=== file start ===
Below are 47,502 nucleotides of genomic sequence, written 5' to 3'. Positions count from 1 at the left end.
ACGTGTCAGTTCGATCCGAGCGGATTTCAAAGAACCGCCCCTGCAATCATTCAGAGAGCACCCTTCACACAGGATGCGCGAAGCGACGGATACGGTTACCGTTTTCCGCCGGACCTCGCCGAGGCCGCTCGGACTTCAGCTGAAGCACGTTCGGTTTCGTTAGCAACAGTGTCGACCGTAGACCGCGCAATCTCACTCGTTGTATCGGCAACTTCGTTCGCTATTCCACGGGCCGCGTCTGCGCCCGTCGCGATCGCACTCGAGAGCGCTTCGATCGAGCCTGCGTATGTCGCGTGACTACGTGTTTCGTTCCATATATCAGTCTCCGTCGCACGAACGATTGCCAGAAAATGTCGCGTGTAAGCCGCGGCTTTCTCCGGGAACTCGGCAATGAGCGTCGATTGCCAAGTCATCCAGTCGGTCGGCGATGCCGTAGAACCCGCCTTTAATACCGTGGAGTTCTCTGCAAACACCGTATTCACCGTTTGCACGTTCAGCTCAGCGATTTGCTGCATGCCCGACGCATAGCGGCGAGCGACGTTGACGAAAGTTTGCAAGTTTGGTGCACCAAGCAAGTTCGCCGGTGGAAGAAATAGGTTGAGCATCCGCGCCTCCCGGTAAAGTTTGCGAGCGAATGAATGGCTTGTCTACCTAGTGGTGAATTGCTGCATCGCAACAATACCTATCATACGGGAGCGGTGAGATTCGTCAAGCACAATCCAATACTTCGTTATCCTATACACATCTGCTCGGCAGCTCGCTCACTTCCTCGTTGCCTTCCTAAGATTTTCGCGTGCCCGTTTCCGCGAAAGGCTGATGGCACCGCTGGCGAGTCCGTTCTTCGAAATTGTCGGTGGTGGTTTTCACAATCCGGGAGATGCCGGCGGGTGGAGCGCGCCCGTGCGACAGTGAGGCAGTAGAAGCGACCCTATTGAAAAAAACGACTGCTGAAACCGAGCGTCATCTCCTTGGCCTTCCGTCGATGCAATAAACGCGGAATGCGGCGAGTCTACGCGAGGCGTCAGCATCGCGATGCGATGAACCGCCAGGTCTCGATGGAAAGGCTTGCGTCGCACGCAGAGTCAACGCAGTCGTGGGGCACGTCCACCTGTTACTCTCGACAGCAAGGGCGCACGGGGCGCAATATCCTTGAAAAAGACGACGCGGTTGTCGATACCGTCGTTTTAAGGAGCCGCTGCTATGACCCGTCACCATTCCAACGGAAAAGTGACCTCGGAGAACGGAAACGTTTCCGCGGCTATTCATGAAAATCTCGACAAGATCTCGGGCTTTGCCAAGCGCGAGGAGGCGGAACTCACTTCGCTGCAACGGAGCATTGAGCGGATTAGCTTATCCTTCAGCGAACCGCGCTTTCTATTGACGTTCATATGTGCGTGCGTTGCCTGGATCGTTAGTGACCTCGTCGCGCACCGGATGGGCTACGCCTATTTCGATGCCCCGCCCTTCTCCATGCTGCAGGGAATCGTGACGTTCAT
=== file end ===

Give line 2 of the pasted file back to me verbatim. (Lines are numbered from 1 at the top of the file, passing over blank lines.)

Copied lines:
ACGTGTCAGTTCGATCCGAGCGGATTTCAAAGAACCGCCCCTGCAATCATTCAGAGAGCACCCTTCACACAGGATGCGCGAAGCGACGGATACGGTTACCGTTTTCCGCCGGACCTCGCCGAGGCCGCTCGGACTTCAGCTGAAGCACGTTCGGTTTCGTTAGCAACAGTGTCGACCGTAGACCGCGCAATCTCACTCGTTGTATCGGCAACTTCGTTCGCTATTCCACGGGCCGCGTCTGCGCCCGTCGCGATCGCACTCGAGAGCGCTTCGATCGAGCCTGCGTATGTCGCGTGACTACGTGTTTCGTTCCATATATCAGTCTCCGTCGCACGAACGATTGCCAGAAAATGTCGCGTGTAAGCCGCGGCTTTCTCCGGGAACTCGGCAATGAGCGTCGATTGCCAAGTCATCCAGTCGGTCGGCGATGCCGTAGAACCCGCCTTTAATACCGTGGAGTTCTCTGCAAACACCGTATTCACCGTTTGCACGTTCAGCTCAGCGATTTGCTGCATGCCCGACGCATAGCGGCGAGCGACGTTGACGAAAGTTTGCAAGTTTGGTGCACCAAGCAAGTTCGCCGGTGGAAGAAATAGGTTGAGCATCCGCGCCTCCCGGTAAAGTTTGCGAGCGAATGAATGGCTTGTCTACCTAGTGGTGAATTGCTGCATCGCAACAATACCTATCATACGGGAGCGGTGAGATTCGTCAAGCACAATCCAATACTTCGTTATCCTATACACATCTGCTCGGCAGCTCGCTCACTTCCTCGTTGCCTTCCTAAGATTTTCGCGTGCCCGTTTCCGCGAAAGGCTGATGGCACCGCTGGCGAGTCCGTTCTTCGAAATTGTCGGTGGTGGTTTTCACAATCCGGGAGATGCCGGCGGGTGGAGCGCGCCCGTGCGACAGTGAGGCAGTAGAAGCGACCCTATTGAAAAAAACGACTGCTGAAACCGAGCGTCATCTCCTTGGCCTTCCGTCGATGCAATAAACGCGGAATGCGGCGAGTCTACGCGAGGCGTCAGCATCGCGATGCGATGAACCGCCAGGTCTCGATGGAAAGGCTTGCGTCGCACGCAGAGTCAACGCAGTCGTGGGGCACGTCCACCTGTTACTCTCGACAGCAAGGGCGCACGGGGCGCAATATCCTTGAAAAAGACGACGCGGTTGTCGATACCGTCGTTTTAAGGAGCCGCTGCTATGACCCGTCACCATTCCAACGGAAAAGTGACCTCGGAGAACGGAAACGTTTCCGCGGCTATTCATGAAAATCTCGACAAGATCTCGGGCTTTGCCAAGCGCGAGGAGGCGGAACTCACTTCGCTGCAACGGAGCATTGAGCGGATTAGCTTATCCTTCAGCGAACCGCGCTTTCTATTGACGTTCATATGTGCGTGCGTTGCCTGGATCGTTAGTGACCTCGTCGCGCACCGGATGGGCTACGCCTATTTCGATGCCCCGCCCTTCTCCATGCTGCAGGGAATCGTGACGTTCAT